Sermons 13th August 2017 – Summer 2017 Sermon Series

Canon Simon – 13 August The Bible and Humour 20170813

 

Sermon Preached by Canon Simon Butler

Sunday 13th August 2017 (the service included the baptism of Jack)

Theme: Is there Humour in the Bible

Readings: Jonah Chapters 3 & 4; Luke 18:1-8

 

Jesus saves…and Neymar scores on the rebound.

 

I’ve found Jesus. He was behind the sofa all the time.

 

You don’t find jokes – even bad jokes like those – in the Bible. There are moments when characters from the Bible use humour to make a point. More of that later. But you don’t find out and one-liners in Scripture.

 

As I’ve said, I’ve been asked in this series of sermons with subjects chosen by you to respond to the question of whether there is humour in the Bible. That could attract a rather academic talk – which would rather miss the point in a sermon and kill any humour there is – so let me try and answer it simply and then try and relate that to our Christian life, and especially that of Jack being baptised today.

 

First, though, what makes us laugh? If we were to go around the church and ask people, we would quickly discover that there are many different things that we find humorous: for some it will be the physical comedy of slapstick, for others the witty comedy of jokes that play on words, for still others the bite of satirical comment, and for others the surreal comedy of Monty Python. And so on. We all laugh at different things. And that’s even more true when we compare humour in different countries and cultures. People from China find things funny that people from Europe don’t. People from Germany laugh at different things from people from the UK. Humour is very culture-specific. The story is told of a businessman who gave a speech in a foreign country through an interpreter. Without warning the interpreter beforehand, he inserted a joke into the presentation. The interpreter knew the joke would not translate and knew of no equivalent to substitute in its place, so she said, “This man just told a joke that he thinks is funny, but it does not translate well, and you will not find it funny at all. So, when I stop talking, everyone please just laugh.”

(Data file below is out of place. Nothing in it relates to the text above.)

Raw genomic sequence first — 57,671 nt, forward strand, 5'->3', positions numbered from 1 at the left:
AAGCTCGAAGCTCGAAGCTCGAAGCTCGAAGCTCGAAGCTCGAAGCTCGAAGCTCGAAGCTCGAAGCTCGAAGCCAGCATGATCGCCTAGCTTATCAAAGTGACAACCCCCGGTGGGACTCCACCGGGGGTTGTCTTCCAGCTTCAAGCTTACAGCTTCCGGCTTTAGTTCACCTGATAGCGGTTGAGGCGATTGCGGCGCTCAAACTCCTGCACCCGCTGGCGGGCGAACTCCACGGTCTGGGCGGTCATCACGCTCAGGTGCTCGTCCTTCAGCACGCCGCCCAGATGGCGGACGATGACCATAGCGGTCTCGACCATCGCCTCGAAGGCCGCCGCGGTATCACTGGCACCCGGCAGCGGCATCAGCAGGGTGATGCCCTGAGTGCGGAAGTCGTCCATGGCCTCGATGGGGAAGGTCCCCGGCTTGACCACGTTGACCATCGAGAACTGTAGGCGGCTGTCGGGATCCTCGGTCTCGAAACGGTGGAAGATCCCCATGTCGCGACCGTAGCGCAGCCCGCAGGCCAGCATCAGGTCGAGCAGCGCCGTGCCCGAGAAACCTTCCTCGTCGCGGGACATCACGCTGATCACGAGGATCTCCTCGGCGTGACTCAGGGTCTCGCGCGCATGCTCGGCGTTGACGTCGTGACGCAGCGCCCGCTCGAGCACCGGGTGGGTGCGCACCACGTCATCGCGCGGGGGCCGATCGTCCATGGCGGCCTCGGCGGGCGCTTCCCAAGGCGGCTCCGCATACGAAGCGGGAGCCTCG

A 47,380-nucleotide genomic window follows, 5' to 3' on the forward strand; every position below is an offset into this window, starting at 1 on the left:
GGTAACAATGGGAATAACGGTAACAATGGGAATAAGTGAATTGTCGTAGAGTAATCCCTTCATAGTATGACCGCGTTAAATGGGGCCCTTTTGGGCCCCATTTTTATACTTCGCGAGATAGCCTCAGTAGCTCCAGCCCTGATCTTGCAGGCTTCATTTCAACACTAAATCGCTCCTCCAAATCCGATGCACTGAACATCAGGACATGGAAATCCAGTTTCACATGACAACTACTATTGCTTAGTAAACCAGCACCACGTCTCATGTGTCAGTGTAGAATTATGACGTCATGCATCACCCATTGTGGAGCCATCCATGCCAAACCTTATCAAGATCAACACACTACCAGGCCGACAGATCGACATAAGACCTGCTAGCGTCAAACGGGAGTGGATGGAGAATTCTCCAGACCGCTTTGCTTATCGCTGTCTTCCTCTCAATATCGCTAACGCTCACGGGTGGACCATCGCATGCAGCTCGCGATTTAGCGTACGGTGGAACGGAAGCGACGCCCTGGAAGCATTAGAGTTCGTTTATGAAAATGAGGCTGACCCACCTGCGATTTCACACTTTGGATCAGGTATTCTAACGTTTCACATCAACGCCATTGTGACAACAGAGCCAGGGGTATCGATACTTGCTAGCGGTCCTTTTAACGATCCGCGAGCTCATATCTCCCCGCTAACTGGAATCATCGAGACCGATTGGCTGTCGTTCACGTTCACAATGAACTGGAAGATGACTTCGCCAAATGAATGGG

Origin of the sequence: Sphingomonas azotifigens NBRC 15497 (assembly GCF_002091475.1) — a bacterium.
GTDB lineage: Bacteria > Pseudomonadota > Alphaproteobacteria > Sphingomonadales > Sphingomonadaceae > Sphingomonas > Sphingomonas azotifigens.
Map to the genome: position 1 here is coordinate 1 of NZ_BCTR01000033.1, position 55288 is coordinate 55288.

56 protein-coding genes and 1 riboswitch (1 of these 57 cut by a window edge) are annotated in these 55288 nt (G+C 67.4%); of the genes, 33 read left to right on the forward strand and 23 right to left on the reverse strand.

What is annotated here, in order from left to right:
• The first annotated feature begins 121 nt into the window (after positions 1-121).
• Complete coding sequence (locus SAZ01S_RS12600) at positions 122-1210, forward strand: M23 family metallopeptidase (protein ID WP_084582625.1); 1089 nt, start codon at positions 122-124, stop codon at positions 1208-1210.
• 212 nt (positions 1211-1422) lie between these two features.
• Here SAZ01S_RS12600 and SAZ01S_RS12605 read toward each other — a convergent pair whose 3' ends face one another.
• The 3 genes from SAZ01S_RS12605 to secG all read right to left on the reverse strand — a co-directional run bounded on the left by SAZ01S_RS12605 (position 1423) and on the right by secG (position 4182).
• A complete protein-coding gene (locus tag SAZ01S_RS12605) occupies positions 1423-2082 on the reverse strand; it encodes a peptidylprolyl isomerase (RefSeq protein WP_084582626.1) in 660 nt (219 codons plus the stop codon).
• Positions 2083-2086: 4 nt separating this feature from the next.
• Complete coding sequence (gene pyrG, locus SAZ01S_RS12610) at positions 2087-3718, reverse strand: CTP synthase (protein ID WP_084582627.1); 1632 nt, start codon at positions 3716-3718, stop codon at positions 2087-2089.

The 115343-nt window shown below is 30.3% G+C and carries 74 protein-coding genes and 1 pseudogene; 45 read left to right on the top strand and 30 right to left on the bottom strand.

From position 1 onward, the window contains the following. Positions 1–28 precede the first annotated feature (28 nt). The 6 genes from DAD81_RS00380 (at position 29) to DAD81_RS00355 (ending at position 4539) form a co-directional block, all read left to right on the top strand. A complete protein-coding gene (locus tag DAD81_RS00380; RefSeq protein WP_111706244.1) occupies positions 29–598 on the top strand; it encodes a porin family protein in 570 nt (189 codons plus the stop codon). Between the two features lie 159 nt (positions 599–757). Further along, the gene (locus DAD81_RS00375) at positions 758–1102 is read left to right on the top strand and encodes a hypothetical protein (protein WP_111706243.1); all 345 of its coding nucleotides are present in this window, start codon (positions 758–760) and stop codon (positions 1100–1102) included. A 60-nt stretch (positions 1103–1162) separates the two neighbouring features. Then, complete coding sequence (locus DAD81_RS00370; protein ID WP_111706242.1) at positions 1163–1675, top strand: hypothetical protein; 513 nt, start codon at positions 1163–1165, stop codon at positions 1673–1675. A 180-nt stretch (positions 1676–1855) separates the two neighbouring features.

So when you’re reading the Bible, written in Middle Eastern culture over a period of a thousand years and two thousand years ago, it perhaps isn’t surprising that the humour doesn’t always travel.

 

The other problem is that we’ve become accustomed to thinking that religion is a serious matter. For regular churchgoers here often do you smile during worship? Of course, there’s no excuse for smiling for the sake of it, but from time to time, perhaps we ought just to allow ourselves to let the joy of knowing God leak out in a smile. Faith, like football, isn’t a matter of life and death. It’s more important than that.